Europa Report (2013) (PG-13)
















What is it about deep space that can be so terrifying? Is it the emptiness of space, as best seen in Kubrick's "2001: A Space Odyssey?"? Or is it the possibilities that can crash down around you, brought to explosive fruition by the more recent space thriller "Gravity"? It comes down to the fear of the unknown, which is the basis for almost all scares in horror movies. Except this unknown fear is acknowledged by all the characters in "Europa Report"—they realize that they might stumble across the unknown...in fact, they plan on it; they hope for it.
It's easy to forget a movie like "Europa Report" in a year such as this. When big name directors are releasing their newest project and big casts fill up the screen with phony movies—*cough* "American Hustle" *cough*—a film such as this one can get left behind and forgotten completely...which is precisely what has happened.
Filmed in a very appealing and effective documentary style, "Europa Report" brings 'archival footage' of the lost spaceship Europe One. This space craft lost contact with Earth month into their voyage after their ship was damaged.
Europe One was sent into space to Europa, one of Jupiter's moon, to see if there was life present. The data all implied that there was water beneath the massive ice formations that built up on Europa's surface...it's up to a team of six to try to find life on this distant moon.
Knowing that they are heading out on a fool's mission, the team spends two years aboard the ship, traveling towards the planet.
What they actually find there may change humanity forever.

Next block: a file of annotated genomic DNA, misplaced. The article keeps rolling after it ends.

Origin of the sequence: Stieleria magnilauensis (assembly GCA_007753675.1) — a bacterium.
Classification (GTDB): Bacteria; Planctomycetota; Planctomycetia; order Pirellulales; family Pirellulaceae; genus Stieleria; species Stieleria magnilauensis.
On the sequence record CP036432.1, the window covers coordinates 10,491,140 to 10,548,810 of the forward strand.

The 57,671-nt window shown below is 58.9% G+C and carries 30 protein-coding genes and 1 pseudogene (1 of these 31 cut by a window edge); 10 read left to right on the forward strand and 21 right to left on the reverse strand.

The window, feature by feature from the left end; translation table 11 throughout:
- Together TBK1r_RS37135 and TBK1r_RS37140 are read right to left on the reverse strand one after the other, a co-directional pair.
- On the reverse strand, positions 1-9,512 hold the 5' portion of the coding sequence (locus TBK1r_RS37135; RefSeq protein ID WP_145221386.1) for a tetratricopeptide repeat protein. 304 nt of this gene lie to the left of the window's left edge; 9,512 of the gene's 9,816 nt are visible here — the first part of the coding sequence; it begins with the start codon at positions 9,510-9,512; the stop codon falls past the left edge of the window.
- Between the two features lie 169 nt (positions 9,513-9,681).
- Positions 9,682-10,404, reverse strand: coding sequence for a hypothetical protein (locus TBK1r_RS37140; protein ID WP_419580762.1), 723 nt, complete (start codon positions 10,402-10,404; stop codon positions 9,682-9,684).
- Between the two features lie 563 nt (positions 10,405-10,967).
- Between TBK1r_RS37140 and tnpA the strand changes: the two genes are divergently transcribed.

"Europa Report" is a perfect example of people utilizing their materials to the best of their abilities. Everything in the movie screams out "low-budget". Knowing that they would not be able to compete with blockbusters, the filmmakers and screenwriter Philip Gelatt chose to make the film in a documentary style.
The result of this is a very well-done "Big Brother" episode in space. We see the day to day activities of the crew. To be fair, most of the two years is edited out and unnecessary—we only see the interesting moments.
When you consider how much dead time these six people had to face while traveling towards Jupiter's moon, it makes everything a little less intense. But the scenes are quite entertaining. For little camera movement and no real spectacular cinematic feats, "Europa Report" manages to not feel contrived or phony.
Yet there are problems with the movie: it over-indulges in its documentary style sometimes...leaving us thinking that these are actors and not people. The movie also doesn't have the most satisfying ending. The final scenes compromise any deeper meaning that film was working towards.
Still, it is an enjoyable film, and quite astonishing in its own right, considering on how well they make their style of picture work.
"Europa Report" was directed by Sebastián Cordero, a director whose work seems to constantly go unappreciated. This could be his biggest hit, we'll just have to see. 
I think the best way I can describe "Europa Report" is "The Blair Witch Project" meets "Alien". There are moments in the film that have staggering issues, but on the whole, why shouldn't this movie be seen an appreciated.
The poignancy of the film is paper-thin and the two comparative acting "veterans" of the cast—Sharlto Copley and Michael Nyqvist—do the worst acting jobs in the entire movie.
So the film has a few problems...yes; but does that ruin it? No.
"Europa Report" is a very safe movie, but its safety paid off because it is quite enjoyable.







Score: ★★★

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